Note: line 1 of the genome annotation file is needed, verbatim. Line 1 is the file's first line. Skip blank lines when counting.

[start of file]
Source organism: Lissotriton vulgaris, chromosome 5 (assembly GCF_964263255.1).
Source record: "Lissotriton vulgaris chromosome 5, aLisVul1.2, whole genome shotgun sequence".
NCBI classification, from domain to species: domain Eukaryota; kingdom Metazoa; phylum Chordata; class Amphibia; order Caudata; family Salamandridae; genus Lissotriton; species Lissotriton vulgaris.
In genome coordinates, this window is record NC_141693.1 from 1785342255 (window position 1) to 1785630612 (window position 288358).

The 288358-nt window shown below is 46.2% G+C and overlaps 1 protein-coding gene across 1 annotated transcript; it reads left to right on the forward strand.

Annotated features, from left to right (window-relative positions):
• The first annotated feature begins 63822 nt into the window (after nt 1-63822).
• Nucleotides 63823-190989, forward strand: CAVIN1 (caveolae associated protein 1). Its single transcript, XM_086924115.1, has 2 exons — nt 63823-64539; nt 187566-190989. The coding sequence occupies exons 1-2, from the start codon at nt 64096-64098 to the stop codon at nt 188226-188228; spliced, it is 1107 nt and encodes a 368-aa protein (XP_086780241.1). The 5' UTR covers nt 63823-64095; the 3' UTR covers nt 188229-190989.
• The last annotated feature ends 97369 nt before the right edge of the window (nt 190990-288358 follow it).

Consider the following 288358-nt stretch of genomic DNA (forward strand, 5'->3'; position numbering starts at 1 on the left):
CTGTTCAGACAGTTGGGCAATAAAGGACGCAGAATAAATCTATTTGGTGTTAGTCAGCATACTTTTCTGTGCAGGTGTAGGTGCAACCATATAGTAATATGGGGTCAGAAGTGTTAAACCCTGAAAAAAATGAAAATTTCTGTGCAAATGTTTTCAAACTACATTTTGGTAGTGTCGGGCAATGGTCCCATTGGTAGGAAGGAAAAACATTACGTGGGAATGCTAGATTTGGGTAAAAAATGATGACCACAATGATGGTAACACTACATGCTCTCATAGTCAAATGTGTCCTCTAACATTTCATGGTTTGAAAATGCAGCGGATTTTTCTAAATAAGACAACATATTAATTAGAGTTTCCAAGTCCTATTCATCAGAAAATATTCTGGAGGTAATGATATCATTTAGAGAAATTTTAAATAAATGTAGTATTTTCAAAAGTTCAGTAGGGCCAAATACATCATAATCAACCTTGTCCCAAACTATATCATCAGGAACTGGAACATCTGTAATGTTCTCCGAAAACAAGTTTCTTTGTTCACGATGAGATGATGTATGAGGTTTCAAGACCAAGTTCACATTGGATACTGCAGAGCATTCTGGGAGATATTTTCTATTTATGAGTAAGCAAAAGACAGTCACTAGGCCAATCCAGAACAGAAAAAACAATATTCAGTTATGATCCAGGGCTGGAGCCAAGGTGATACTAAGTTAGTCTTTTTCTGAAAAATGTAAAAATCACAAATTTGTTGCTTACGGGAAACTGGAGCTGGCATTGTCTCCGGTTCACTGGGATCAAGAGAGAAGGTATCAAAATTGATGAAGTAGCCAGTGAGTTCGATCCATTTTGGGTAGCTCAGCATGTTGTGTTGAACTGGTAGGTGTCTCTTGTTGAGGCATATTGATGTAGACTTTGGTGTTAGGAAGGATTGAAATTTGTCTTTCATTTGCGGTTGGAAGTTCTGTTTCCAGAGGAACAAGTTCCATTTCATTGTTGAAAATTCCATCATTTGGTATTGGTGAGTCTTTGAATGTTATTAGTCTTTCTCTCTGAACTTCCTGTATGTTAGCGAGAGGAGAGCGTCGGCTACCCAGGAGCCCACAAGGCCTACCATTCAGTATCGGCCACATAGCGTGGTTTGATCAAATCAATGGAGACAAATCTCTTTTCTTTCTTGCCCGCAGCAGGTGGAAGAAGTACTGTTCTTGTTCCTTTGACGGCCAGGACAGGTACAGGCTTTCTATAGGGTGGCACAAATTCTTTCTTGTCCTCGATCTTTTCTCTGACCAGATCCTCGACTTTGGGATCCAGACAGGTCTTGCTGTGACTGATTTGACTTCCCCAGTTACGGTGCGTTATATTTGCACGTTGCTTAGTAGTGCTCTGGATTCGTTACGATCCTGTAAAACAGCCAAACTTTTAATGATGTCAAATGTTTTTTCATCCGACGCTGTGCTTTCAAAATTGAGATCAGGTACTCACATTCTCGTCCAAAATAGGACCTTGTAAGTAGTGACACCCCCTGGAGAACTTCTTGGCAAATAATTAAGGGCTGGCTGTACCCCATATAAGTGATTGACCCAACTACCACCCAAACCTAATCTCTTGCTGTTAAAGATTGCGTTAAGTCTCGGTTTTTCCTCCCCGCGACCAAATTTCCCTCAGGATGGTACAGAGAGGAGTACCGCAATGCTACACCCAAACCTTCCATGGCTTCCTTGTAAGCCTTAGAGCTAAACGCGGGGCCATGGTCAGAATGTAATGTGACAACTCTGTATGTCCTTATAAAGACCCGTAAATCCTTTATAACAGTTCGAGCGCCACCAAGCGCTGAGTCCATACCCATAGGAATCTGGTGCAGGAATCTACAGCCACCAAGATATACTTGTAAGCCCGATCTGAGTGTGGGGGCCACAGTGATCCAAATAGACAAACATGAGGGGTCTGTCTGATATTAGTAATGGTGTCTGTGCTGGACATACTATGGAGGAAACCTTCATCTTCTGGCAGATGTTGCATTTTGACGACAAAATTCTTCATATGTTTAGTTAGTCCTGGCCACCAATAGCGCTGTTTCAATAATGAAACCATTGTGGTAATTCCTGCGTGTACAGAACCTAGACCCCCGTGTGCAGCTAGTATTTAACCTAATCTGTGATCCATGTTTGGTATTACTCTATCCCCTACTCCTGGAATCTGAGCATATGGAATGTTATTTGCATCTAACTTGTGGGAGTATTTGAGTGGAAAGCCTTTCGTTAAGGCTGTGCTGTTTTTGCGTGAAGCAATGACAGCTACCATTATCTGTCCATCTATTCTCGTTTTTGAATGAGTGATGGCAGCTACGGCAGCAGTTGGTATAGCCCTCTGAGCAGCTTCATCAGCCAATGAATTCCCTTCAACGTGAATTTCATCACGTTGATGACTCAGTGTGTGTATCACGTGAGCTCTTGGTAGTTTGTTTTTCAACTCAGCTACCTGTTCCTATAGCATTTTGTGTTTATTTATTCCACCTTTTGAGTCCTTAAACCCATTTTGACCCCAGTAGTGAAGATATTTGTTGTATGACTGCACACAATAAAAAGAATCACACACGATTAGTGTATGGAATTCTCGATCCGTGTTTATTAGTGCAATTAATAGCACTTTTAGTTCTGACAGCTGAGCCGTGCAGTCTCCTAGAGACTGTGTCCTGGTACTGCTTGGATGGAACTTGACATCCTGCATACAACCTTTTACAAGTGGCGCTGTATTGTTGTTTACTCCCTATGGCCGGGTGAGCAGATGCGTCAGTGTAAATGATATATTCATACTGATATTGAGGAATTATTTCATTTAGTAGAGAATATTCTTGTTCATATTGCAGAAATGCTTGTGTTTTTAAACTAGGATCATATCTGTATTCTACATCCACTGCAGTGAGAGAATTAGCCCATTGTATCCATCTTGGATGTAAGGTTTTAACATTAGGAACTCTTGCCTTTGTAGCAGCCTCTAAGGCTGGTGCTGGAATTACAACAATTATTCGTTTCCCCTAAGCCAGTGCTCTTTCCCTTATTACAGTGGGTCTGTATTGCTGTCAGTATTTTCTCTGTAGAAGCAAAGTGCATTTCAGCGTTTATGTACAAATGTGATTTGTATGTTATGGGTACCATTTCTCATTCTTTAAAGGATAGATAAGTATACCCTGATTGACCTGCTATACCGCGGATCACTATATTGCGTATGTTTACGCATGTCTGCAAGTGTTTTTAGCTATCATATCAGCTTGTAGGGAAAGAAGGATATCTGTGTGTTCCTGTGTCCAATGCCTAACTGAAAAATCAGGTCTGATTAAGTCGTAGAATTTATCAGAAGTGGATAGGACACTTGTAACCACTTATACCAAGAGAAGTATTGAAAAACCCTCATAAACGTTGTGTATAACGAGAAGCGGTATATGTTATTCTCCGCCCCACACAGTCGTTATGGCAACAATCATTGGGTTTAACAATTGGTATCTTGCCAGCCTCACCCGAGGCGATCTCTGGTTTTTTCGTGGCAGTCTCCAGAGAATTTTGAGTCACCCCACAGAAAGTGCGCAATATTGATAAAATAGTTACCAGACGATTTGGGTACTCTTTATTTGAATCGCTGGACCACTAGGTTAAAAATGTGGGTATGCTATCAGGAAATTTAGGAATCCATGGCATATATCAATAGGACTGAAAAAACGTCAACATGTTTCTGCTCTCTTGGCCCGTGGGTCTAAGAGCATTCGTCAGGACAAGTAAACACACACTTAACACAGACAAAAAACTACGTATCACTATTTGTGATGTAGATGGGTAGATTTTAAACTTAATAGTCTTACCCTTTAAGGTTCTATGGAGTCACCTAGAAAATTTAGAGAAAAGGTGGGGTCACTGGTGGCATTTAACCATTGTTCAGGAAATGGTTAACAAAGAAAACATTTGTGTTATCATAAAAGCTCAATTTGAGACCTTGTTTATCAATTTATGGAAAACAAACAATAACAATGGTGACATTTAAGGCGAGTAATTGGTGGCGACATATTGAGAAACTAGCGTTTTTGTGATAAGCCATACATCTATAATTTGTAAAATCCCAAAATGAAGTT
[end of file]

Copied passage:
Source organism: Lissotriton vulgaris, chromosome 5 (assembly GCF_964263255.1).